Write a proposal on Changes in work culture in international businesses as a result of Covid-19 pandemic: a case of the UK and US
|Subject||Writing a proposal||Pages||7||Style||APA|
The COVID-19 pandemic, which is both a worldwide health crisis and economic threat, has had swift and tremendous impacts upon workplace culture. The global lockdowns and bans on travel have overturned assumptions regarding corporate interactions and nature of work (Alon et al. 2020). People have realized that they no longer have to be in their offices, that they can remotely have things done (Brooks et al. 2020). They no more have to commute to work. Imai et al. (2020) note that some people have shifted from jet-set to home-bound with relatively little impact upon their businesses. As employees adjust to working during a pandemic as well as prepare for recoveries, organizational leaders should take into consideration which culture transformations they need to retain/condone and the ones the need to counteract. The rapidity seen with these changes is a challenge. Allen et al. (2014) explain that organizational culture refers to a collective norm of conducts exhibited by the people in an organization. Largely, workplace culture more often than not does not change very fast and much. It slowly adjusts over a long time period in response to an accrual of several small motivations and the infrequent epiphany. Nevertheless, from the beginning of 2020, organizations and companies internationally have forsaken their basic working premise, accelerating adoption of digital equipment. Most professionals currently have their jobs done remotely with modern collaborative technologies – screen-sharing, videoconferencing, digital shared file storage, digital whiteboards, concurrent multi-authoring of articles, smartphone chat groups – freely available (Alon et al. 2020). Companies have, therefore, shifted from face-to-face interactions. While organizations are fast shifting, Brooks et al. (2020) maintain that face-to-face remains significant since it creates trust and rapport since face-to-face meetings allow people to establish relationships and read one another’s non-verbal cues. With the sudden transformations, leaders are replacing the implicit messages with explicit direction that are remotely communicated. Leaders need to build trust by giving their colleagues space to own and plan for their jobs and allow them accomplish their work when they think individually.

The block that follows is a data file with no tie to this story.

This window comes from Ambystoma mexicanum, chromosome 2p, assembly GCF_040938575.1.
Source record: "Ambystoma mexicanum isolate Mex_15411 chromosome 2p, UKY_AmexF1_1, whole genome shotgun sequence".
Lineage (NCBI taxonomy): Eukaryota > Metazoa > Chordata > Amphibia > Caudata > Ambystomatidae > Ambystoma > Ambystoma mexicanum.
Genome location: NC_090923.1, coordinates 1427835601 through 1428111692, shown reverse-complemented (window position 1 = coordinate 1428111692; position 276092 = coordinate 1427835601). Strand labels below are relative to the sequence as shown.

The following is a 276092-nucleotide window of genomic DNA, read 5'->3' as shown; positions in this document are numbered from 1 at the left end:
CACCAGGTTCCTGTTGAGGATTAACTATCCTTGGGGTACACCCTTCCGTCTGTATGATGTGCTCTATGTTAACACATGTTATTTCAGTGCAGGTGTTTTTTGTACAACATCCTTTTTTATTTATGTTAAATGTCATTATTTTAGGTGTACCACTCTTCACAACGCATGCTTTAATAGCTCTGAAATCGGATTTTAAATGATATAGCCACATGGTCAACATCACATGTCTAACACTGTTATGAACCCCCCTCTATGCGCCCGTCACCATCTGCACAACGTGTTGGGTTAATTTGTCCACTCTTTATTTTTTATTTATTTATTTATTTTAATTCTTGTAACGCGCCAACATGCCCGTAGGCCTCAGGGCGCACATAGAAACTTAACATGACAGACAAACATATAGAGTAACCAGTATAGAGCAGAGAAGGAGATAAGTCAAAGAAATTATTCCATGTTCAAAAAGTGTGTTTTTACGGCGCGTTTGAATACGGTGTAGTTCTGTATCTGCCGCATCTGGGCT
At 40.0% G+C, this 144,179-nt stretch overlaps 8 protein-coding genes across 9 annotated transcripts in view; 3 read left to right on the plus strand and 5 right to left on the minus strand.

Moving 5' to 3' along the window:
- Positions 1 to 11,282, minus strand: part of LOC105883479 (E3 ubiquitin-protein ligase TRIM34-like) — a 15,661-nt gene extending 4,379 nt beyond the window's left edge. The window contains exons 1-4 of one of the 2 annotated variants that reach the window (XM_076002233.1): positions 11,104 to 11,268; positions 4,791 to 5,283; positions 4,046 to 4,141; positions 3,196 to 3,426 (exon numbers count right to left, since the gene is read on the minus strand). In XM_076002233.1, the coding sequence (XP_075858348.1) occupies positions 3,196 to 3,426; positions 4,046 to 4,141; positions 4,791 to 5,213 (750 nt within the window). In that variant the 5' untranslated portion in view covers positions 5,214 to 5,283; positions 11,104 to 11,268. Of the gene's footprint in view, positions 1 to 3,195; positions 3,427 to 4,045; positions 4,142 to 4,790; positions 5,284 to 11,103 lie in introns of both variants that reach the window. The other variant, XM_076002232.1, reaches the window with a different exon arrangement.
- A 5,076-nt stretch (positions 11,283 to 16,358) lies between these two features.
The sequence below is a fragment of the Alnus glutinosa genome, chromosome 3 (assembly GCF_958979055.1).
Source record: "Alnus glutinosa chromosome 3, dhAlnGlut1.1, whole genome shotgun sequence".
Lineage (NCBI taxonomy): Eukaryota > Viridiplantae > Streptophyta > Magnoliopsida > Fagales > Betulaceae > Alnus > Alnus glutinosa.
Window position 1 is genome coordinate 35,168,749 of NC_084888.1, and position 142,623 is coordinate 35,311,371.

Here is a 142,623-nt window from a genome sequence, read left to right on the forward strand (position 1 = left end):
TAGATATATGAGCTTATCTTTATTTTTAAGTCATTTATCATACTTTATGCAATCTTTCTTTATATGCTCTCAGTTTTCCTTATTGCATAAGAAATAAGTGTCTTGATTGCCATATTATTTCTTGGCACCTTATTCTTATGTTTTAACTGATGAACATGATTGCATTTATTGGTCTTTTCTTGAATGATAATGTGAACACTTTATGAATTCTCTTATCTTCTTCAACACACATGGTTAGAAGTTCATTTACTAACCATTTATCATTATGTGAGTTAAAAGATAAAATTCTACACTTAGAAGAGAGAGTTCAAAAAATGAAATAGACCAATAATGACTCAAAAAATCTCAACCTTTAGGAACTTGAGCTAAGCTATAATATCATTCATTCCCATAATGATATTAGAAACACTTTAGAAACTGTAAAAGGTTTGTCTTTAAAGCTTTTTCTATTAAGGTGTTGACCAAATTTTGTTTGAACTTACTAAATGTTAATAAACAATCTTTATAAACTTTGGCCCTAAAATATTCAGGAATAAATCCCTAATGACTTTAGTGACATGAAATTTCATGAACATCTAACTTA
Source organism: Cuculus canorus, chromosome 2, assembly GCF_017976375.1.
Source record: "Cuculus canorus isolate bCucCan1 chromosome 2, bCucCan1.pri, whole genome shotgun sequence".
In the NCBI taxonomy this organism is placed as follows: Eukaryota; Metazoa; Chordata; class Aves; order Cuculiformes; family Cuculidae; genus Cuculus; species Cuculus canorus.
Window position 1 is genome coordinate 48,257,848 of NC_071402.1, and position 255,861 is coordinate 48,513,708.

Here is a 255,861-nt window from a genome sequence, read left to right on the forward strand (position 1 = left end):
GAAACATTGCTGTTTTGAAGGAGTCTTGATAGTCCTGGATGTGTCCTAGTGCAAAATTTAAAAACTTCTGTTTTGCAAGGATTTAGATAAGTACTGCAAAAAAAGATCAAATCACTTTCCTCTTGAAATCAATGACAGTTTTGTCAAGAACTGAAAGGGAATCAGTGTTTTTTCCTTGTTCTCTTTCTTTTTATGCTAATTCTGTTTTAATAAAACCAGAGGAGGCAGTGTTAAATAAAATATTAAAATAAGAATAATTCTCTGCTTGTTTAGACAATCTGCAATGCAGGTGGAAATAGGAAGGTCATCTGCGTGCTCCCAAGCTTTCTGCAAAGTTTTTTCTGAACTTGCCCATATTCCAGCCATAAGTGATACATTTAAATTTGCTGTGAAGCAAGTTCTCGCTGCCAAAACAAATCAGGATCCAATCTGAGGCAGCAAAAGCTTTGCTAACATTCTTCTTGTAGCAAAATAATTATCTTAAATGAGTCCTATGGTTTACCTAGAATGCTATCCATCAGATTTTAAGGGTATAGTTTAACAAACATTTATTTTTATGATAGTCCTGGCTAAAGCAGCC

Whereas remote working may appear cheap, the same come with various hidden costs to organizations. Some United States’ employees reveled that lockdown implied social isolation since it caused people to endure silence. There is a reason behind the employment of solitary confinement as a punishment in prisons. To alleviate these effects, leaders need to engage their colleagues and employ collaborative knowhows to maintain social interactions and contacts (Allen et al. 2014). It is against this backdrop that this paper aims at exploring the changes in work culture in international businesses as a result of Covid-19 pandemic using case scenarios from the United Kingdom (UK) and United States (US).
Being a worldwide economic threat and health crisis, COVID-19 brought about global lockdowns of industries and businesses that were mandated and implemented to curb down the virus’s spread. With the lockdowns, a wide range of fundamental and unique challenges both for employers and employees ensued globally (Alon et al. 2020). At individual levels, populations of shutdown impacted employees were quickly transformed into “life-sustaining” employees (like emergency room clinical staff and supermarket employees), “work from home” staff, or laid-off or furloughed workers looking for countr-specific unemployment beefits equivalent (Alon et al. 2020). Organizationally, Mak and Kozlowski (2019) explain that the economic shutdowns along with associated governmental undertakings seem likely to speed up trends and patterns that were underway in others already, transform some sectors and companies fundamentally, as well as open up opportunities for novel sectors to emerge as often happens during times of natural disaster and wars. Owing to the breadth and uncertainty of the COVID-19 pandemic and shock, organizational and work psychologists need to urgently apply the field’s latest knowledge for purposes of sensemaking to assist organizations and individuals manage risks while crafting and applying solutions.
This paper’s main objective will be to explore the workplace culture changes that have occurred in international businesses as a result of the COVID-19 pandemic, with a focus on US and UK companies. To better understand the effects of the pandemic, this paper will focus on: